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I just checked our profile and see i didn't mention about this fish's acclimation, so I will here. This is a difficult fish to get to eat at first. They naturally only eat algae, so having that will help. Try to see if they are eating in the store and if they are not, be wary. Three times I have acquired a group of these, and lost all of them the first two and several of the last group because they just refused to eat. I found the last time it was best to keep them in a small tank, a 10g, well planted, as a QT and for several weeks (3+ months even) until they were definitely eating prepared foods; 2 of the 7 survived. They will adjust best to sinking foods on the substrate, but my last trio eventually learned to go after floating flakes too with the other fish. Once they will eat, they are easy to care for. I have one left now, which is more than three years since I got it. I had two others but sadly they succumbed to the protozoan infection that invaded my 115g tank last month.
hmm that seems pretty difficult to handle. in my 10 gallon tank, i have a bit of algae all over. some hair looking algae and some green spot algae. do they gravitate toward a specific kind? i may have to reconsider, though this is a nice fish. are there any other amazonian fish that maybe hit about 3 inches or so? most of my tank so far is smaller fish.
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post #6 of 8 Old 06-05-2012, 08:28 AM
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hmm that seems pretty difficult to handle. in my 10 gallon tank, i have a bit of algae all over. some hair looking algae and some green spot algae. do they gravitate toward a specific kind? i may have to reconsider, though this is a nice fish. are there any other amazonian fish that maybe hit about 3 inches or so? most of my tank so far is smaller fish.
They won't touch green dot algae nor brush algae. Almost all of the so-called "algae eaters" like otos, pleco, Farlowella, this headstander, etc only eat common green algae that grows on surfaces and which we rarely even see. Snails also eat this.

In a 40g I would not even consider fish at 3+ inches. As I think I mentioned previuosly, your 4 rams will be obvious enough, and with several groups of smallish shoaling fish around them, make a nice display.

Byron Hosking, BMus, MA
Vancouver, BC, Canada

The aquarist is one who must learn the ways of the biologist, the chemist, and the veterinarian. [unknown source]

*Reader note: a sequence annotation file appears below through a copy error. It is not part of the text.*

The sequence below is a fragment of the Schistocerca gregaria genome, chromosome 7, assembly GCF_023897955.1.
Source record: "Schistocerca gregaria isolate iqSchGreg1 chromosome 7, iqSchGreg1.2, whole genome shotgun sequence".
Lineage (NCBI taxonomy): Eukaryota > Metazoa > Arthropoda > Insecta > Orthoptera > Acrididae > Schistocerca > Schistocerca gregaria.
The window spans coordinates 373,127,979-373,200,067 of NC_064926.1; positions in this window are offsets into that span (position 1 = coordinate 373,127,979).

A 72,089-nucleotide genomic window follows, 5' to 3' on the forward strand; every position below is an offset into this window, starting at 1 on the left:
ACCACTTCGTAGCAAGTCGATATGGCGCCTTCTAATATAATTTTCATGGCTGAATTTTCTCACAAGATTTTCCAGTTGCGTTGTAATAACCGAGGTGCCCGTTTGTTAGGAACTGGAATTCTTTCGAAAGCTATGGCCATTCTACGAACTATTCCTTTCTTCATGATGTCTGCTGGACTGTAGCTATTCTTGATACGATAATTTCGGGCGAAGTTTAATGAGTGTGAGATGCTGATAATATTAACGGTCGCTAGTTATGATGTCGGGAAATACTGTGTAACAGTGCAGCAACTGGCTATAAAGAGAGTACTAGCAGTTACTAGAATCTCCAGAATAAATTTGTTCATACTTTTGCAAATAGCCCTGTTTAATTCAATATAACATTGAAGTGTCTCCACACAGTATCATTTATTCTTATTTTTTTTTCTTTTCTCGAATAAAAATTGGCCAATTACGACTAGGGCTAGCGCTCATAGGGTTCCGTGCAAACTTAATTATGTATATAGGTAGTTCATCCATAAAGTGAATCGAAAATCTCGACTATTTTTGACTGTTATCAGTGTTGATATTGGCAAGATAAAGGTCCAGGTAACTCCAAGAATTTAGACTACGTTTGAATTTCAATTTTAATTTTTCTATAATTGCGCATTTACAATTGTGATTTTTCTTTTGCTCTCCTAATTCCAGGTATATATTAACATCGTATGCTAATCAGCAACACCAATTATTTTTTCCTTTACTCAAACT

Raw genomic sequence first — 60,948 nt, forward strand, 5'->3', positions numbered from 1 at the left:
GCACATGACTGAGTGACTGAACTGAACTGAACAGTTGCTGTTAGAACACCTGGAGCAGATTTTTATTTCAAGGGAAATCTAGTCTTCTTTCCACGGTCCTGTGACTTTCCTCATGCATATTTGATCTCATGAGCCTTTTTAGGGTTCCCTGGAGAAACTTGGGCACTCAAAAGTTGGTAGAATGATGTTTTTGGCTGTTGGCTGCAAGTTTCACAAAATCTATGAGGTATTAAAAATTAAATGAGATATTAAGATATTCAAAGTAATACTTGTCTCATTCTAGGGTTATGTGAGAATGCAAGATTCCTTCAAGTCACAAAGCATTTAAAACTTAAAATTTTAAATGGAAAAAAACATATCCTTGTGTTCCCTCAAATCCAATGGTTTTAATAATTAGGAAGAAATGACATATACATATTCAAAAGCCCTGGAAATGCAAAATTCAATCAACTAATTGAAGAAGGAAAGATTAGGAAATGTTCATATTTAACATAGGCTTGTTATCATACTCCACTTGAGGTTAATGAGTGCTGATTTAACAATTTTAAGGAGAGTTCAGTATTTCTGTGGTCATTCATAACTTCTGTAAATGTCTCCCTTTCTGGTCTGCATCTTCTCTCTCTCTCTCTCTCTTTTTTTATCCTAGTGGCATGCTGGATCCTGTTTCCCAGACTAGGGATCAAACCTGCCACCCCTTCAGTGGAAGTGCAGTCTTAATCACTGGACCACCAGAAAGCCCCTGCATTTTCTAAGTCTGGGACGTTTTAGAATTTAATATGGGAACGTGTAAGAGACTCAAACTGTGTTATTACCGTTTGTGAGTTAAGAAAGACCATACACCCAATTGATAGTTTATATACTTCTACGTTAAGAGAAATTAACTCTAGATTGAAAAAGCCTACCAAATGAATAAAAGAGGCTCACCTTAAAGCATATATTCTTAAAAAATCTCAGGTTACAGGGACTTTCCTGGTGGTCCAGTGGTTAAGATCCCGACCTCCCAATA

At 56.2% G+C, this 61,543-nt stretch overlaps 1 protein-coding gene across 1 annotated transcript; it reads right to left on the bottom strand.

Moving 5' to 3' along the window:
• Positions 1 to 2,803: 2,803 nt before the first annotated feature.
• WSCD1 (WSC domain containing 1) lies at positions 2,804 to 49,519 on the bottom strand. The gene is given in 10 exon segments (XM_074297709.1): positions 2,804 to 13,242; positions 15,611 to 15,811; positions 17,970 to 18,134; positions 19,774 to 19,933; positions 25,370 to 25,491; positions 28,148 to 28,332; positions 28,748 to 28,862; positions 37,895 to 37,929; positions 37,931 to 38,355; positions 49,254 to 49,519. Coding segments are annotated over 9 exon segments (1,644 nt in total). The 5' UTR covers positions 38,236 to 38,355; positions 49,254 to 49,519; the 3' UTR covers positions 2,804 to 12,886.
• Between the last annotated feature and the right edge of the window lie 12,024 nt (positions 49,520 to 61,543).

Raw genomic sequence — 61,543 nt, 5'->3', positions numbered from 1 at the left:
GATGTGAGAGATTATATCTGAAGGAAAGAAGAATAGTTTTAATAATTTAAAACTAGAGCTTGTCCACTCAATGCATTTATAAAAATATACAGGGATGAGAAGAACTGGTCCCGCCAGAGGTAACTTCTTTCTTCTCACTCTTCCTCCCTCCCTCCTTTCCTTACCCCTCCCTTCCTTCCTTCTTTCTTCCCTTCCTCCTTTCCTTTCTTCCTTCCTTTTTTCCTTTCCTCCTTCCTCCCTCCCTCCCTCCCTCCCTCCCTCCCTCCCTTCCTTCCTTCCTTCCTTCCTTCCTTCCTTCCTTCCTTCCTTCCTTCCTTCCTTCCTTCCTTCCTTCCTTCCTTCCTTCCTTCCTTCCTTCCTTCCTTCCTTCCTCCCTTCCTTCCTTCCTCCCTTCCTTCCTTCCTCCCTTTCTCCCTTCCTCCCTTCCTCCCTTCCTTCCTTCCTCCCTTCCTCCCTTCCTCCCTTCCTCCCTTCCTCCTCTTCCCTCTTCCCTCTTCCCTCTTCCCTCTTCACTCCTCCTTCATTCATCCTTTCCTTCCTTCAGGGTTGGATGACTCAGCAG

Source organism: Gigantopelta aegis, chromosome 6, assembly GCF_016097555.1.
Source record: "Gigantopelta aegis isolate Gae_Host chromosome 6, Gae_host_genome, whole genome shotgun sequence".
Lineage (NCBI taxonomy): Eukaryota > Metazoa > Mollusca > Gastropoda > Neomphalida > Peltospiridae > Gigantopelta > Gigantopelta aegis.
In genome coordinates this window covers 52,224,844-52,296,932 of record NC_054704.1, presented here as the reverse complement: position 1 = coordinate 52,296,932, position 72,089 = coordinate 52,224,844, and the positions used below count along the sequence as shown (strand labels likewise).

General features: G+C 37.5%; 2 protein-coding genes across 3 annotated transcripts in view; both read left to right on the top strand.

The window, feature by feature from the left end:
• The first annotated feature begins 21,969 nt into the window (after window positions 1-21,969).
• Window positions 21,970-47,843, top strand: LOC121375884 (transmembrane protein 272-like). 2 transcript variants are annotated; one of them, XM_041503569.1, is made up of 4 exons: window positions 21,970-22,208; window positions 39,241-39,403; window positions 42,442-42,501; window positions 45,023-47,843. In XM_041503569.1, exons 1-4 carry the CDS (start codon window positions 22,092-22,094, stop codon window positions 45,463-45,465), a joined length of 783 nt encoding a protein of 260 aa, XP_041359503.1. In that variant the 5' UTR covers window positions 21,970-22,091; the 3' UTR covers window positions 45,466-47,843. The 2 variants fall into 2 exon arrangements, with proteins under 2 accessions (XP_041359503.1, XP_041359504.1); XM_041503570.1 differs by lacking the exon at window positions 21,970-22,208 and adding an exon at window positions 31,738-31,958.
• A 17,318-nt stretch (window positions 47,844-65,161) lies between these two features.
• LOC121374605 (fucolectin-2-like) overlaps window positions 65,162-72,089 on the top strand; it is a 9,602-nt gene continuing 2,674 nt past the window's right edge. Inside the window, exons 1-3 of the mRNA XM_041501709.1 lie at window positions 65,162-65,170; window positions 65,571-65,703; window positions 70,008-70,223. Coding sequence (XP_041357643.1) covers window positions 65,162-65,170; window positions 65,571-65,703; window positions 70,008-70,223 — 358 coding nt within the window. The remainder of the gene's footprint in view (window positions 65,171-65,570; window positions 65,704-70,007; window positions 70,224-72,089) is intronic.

Something we all need to remember: The fish you've acquired was quite happy not being owned by you, minding its own business. If youíre going to take it under your wing then youíre responsible for it. Every aspect of its life is under your control, from water quality and temperature to swimming space. [Nathan Hill in PFK]
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post #7 of 8 Old 06-05-2012, 01:08 PM Thread Starter
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They won't touch green dot algae nor brush algae. Almost all of the so-called "algae eaters" like otos, pleco, Farlowella, this headstander, etc only eat common green algae that grows on surfaces and which we rarely even see. Snails also eat this.

In a 40g I would not even consider fish at 3+ inches. As I think I mentioned previuosly, your 4 rams will be obvious enough, and with several groups of smallish shoaling fish around them, make a nice display.
yeah the green dot algae is really hard to scratch off the tank glass. i use one of my mom's baking spatulas (cleaned very thoroughly) and it still sticks. my oto in my 10 gallon primarily eats the brown algae and once in a while ill feed him blanched zucchini.
ok ill stick with a small fish community tank. hopefully as the rams grow the colors will develop even more.
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post #8 of 8 Old 06-05-2012, 03:48 PM
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yeah the green dot algae is really hard to scratch off the tank glass. i use one of my mom's baking spatulas (cleaned very thoroughly) and it still sticks. my oto in my 10 gallon primarily eats the brown algae and once in a while ill feed him blanched zucchini.
ok ill stick with a small fish community tank. hopefully as the rams grow the colors will develop even more.
The way to control dot algae is to clean the glass inside at each water change, whether you see any or not. I use one of those sponge scrapers on a stick, made for aquarium glass cleaning. Just run it over the glass and it will remove the microscopic beginnings of dot algae before you can see it. Forget one week, and chances are you will see green dot algae before the next week. Like all algae, this one occurs in some tanks but not others.

Byron Hosking, BMus, MA
Vancouver, BC, Canada

The aquarist is one who must learn the ways of the biologist, the chemist, and the veterinarian. [unknown source]

Something we all need to remember: The fish you've acquired was quite happy not being owned by you, minding its own business. If youíre going to take it under your wing then youíre responsible for it. Every aspect of its life is under your control, from water quality and temperature to swimming space. [Nathan Hill in PFK]